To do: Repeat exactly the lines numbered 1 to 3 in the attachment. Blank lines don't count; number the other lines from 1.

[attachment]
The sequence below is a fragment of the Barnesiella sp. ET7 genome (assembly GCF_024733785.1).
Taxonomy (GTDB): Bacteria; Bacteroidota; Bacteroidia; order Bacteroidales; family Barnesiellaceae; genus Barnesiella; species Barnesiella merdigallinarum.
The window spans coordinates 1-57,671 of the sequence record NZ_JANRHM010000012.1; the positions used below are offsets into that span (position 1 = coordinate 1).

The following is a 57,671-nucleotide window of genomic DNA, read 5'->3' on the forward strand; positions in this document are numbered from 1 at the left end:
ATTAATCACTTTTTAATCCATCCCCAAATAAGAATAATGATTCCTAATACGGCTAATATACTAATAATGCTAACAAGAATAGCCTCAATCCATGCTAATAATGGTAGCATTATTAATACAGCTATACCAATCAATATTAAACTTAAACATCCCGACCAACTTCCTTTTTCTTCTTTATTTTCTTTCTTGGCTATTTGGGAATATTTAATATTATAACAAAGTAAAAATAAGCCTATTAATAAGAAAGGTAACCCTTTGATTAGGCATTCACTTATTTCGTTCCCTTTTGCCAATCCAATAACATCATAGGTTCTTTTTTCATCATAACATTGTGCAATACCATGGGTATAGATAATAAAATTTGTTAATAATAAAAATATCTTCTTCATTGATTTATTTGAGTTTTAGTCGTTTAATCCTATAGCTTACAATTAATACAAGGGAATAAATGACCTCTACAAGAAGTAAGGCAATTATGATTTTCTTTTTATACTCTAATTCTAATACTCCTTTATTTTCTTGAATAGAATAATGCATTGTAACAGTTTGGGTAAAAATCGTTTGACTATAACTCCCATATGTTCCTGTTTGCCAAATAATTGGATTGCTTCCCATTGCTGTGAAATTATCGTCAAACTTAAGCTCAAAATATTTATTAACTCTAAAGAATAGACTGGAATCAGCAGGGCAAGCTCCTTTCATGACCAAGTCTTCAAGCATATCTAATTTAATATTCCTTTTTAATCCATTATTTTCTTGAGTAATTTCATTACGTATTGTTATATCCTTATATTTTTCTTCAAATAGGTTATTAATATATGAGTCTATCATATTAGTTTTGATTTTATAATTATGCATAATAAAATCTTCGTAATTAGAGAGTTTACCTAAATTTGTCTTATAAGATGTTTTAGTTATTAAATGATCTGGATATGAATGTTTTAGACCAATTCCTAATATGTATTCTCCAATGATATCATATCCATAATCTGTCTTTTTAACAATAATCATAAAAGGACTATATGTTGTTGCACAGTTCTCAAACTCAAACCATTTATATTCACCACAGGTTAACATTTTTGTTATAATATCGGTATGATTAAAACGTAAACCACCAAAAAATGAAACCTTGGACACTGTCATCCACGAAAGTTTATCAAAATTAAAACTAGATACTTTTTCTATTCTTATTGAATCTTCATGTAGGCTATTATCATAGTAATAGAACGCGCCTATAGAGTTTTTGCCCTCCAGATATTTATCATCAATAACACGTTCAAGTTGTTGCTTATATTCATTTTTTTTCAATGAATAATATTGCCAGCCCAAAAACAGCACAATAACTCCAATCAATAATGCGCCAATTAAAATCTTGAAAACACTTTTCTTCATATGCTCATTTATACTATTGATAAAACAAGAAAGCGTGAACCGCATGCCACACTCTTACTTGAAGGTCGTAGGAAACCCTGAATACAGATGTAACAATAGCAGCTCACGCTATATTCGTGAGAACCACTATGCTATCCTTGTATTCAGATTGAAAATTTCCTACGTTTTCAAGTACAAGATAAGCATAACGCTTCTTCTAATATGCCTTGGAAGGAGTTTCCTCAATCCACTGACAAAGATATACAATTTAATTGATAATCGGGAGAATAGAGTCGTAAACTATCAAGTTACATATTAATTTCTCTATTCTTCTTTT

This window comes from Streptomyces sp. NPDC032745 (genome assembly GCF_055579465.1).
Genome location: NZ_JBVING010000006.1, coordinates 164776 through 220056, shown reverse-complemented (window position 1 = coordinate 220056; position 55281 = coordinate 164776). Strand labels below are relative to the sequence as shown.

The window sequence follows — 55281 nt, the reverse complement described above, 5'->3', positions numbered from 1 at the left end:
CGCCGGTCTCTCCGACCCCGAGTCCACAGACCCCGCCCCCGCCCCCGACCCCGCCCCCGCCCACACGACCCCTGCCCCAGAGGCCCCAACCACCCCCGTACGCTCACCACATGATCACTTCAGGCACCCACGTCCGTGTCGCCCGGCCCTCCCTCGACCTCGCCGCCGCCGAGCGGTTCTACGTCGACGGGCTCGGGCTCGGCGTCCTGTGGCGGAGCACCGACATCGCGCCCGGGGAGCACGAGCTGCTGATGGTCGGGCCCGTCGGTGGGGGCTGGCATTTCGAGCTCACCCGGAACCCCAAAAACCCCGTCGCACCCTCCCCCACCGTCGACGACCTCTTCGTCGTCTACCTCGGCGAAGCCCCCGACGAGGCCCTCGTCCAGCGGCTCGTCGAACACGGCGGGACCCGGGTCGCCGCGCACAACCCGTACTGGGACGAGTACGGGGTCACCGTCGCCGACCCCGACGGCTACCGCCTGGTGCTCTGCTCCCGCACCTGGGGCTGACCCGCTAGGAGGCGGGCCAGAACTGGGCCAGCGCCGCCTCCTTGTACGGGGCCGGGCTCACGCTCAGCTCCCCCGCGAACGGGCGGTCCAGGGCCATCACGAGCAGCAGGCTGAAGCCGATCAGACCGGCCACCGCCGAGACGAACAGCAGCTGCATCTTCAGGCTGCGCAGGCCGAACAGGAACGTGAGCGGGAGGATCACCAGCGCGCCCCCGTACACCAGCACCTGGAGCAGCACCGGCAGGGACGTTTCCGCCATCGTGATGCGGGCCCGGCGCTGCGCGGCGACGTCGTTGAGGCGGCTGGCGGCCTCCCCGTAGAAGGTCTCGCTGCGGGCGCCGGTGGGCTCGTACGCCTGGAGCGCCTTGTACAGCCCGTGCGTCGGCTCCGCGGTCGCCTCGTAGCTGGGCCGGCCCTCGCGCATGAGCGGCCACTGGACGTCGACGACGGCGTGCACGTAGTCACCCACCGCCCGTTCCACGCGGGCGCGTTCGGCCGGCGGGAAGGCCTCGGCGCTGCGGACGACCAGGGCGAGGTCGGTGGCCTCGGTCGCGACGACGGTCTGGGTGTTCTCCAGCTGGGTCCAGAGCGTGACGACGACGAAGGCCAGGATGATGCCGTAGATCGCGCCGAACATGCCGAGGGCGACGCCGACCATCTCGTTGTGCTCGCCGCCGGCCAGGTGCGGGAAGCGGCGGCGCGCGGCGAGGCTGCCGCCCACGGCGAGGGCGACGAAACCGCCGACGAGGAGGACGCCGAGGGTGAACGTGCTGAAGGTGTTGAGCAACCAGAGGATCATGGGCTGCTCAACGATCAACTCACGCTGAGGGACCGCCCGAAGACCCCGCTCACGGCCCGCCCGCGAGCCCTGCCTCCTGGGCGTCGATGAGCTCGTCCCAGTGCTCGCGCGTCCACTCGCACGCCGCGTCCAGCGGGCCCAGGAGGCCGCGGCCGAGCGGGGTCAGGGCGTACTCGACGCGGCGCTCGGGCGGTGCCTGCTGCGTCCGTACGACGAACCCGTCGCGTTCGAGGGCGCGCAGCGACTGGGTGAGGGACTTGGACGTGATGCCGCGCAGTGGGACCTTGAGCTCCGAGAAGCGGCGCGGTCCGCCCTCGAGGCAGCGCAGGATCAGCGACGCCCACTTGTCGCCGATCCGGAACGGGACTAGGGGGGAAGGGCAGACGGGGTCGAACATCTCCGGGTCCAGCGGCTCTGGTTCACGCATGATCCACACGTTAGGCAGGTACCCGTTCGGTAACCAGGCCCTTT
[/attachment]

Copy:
The sequence below is a fragment of the Barnesiella sp. ET7 genome (assembly GCF_024733785.1).
Taxonomy (GTDB): Bacteria; Bacteroidota; Bacteroidia; order Bacteroidales; family Barnesiellaceae; genus Barnesiella; species Barnesiella merdigallinarum.
The window spans coordinates 1-57,671 of the sequence record NZ_JANRHM010000012.1; the positions used below are offsets into that span (position 1 = coordinate 1).